I'm not certain how to calculate these sort of odds, but based on the averages, the White Sox should've walked at least 12 or 13 times over the 35 innings they played.
Instead, they didn't even walk once.
Hey, at least Adam Dunn is in a good position to finally prove useful! Although, in accordance with the rules of this season, not in the way he intended.
Paul Konerko's absence had a lot to do with the White Sox going walkess. He's the only White Sox hitter who 1) naturally draws a lot of walks, and 2) is worth pitching to carefully at this moment, and he missed the first three games of the series.
If the middle of the Thursday's lineup holds, Adam Dunn will once again bat cleanup for reasons undetermined. That means that, should Blackburn or another Minnesota pitcher find himself in a jam, he'll have the option of pitching around Konerko to get to the guy hitting .167.
Of course, that assumes the defense stays with Mark Buehrle long enough to keep intentional walks in the picture. Given the way the Sox habitually fold against the Twins, the Sox could trail 4-0 with three errors before the first out, and Blackburn can proceed to throw all sinkers without repercussions.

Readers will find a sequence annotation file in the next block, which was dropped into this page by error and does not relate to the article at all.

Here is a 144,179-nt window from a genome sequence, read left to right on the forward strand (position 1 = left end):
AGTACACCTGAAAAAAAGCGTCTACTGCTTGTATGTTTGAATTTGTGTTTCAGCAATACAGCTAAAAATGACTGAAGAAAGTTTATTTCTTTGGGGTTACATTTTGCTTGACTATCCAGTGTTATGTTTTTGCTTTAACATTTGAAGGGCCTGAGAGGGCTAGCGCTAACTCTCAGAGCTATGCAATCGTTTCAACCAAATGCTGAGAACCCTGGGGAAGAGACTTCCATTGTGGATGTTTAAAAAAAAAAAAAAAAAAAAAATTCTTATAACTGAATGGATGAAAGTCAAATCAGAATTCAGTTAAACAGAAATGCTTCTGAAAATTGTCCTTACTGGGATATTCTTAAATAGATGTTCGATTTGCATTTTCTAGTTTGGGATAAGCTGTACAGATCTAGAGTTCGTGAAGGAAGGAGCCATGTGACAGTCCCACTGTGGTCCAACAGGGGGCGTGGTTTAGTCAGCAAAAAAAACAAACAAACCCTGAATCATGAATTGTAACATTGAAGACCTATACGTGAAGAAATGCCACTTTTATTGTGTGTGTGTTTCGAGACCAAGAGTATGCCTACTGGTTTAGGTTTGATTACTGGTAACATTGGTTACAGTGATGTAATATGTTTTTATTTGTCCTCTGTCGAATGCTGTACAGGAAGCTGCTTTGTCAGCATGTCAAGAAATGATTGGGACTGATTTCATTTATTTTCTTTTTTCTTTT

This whole situation reminds me of when the 2007 season started to go down the toilet. They were 24-20 on May 25, then lost 22 of their next 27 to put all hopes of a recovery out of reach -- and they did it with perverted panache.
At one point, the Sox had developed a complete inability to hit opposing relievers to the point that, on June 3, they were hitless in their last 46 at-bats against bullpens. So when Shaun Marcum left that game after just three innings, we had a definite chance to see if the Sox could suffer the equivalent of two consecutive no-hitters.
Yessiree, those White Sox forced us to make our own fun, and four years later, it's happening again. On the bright side, with a chance at any kind of history, Friday night will give us a reason to watch with intent. It's not for the reasons anybody envisioned when the season started, but at this point, we have to take what we can get to keep it interesting.
No. 1: In 1968, the White Sox led the league with 90 sacrifice bunts. This year, the Sox are second to Kansas City with 37. More proof that sac bunts don't lead to runs.
No. 2: Eddie Stanky didn't survive the season.
No. 3: Along with the walklessness, the White Sox haven't been hit by a pitch over the last four games, either. This is also remarkable, because the White Sox lead the league by a large margin in this category. They had been hit 61 times in 106 games, which means they should've been hit at least twice over the four-game series.
No. 4: In case you're wondering which Sox team had the worst offense, look no further than 1910. Those White Sox scored a franchise-worst 457 runs, combined for an OPS+ of 70, and best of all, own the lowest team batting average (.211) in baseball since 1900.